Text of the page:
Google's innovative powers are now being revealed for the first time as going well beyond that of just driverless cars. Have you heard of Google X? It's ok, many people haven't and Google won't talk about it anyway, but the New York Times has some insider information on the lab where "the future is being imagined."
The Times reports that in an unknown location somewhere in the Bay Area in a lab "run as mysteriously as the C.I.A.," ideas that most would classify as hair brained, impossible, too far fetched and seemingly even useless are being developed and tested:
It’s a place where your refrigerator could be connected to the Internet, so it could order groceries when they ran low. Your dinner plate could post to a social network what you’re eating. Your robot could go to the office while you stay home in your pajamas. And you could, perhaps, take an elevator to outer space.
These are just a few of the dreams being chased at Google X, the clandestine lab where Google is tackling a list of 100 shoot-for-the-stars ideas. In interviews, a dozen people discussed the list; some work at the lab or elsewhere at Google, and some have been briefed on the project. But none would speak for attribution because Google is so secretive about the effort that many employees do not even know the lab exists.
Although most of the ideas on the list are in the conceptual stage, nowhere near reality, two people briefed on the project said one product would be released by the end of the year, although they would not say what it was.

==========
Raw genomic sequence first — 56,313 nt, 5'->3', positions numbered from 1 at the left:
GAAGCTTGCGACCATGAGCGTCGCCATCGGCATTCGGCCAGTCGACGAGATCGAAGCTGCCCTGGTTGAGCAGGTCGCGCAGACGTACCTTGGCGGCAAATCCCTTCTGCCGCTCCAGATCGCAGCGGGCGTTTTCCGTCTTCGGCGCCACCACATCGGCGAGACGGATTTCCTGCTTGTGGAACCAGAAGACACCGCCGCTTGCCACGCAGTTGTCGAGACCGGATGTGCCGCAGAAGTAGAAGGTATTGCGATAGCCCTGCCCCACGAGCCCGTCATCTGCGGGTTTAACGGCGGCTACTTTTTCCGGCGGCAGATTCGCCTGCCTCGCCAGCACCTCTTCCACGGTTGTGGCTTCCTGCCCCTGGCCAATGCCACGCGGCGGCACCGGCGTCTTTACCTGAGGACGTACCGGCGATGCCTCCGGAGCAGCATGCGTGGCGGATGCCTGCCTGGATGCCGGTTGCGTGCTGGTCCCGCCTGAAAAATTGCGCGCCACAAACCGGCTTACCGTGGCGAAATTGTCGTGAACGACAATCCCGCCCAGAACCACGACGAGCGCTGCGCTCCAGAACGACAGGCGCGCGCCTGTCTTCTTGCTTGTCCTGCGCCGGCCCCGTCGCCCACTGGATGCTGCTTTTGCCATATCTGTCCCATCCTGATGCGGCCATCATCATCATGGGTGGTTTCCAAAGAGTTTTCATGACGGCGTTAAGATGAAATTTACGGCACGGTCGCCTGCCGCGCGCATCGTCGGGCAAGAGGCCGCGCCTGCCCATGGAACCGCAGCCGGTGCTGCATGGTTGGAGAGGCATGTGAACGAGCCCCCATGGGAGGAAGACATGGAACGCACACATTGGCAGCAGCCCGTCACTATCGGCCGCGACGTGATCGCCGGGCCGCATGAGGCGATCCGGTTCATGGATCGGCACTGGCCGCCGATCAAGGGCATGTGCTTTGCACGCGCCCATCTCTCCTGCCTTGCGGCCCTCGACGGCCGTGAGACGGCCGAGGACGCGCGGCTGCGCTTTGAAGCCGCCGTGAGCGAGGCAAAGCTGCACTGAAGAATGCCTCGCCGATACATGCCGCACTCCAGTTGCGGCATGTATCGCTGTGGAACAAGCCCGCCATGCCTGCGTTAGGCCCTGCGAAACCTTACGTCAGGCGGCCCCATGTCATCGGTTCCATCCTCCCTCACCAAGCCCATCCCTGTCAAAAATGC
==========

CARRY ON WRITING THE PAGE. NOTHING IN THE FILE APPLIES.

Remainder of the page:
“They’re pretty far out in front right now,” said Rodney Brooks, a professor emeritus at M.I.T.’s computer science and artificial intelligence lab and founder of Heartland Robotics. “But Google’s not an ordinary company, so almost nothing applies.”
The Times goes on to state that Google co-founder Sergey Brin is most likely deeply involved with the lab, according to several sources and confirmed by Brin, though not explicitly:
“Where I spend my time is farther afield projects, which we hope will graduate to important key businesses in the future,” Mr. Brin said recently, though he did not mention Google X.
The Times speculates that robots are very likely a key area of innovation in the lab, as well as a "web of things" that could be connected to the Internet:
Among the items that could be connected: a garden planter (so it could be watered from afar); a coffee pot (so it could be set to brew remotely); or a light bulb (so it could be turned off remotely). Google said in May that by the end of this year another team planned to introduce a Web-connected light bulb that could communicate wirelessly with Android devices.
The lab has an all-star cast of top scientific minds, according to the Times, including: robotocist and artificial intelligence expert Sebastian Thrun (he teaches at Stanford and also invented the first driverless car); Stanford professor Andrew Ng whose main focus is neuroscience to artificial intelligence; and Johnny Chung Lee, who created Microsoft's Kinect.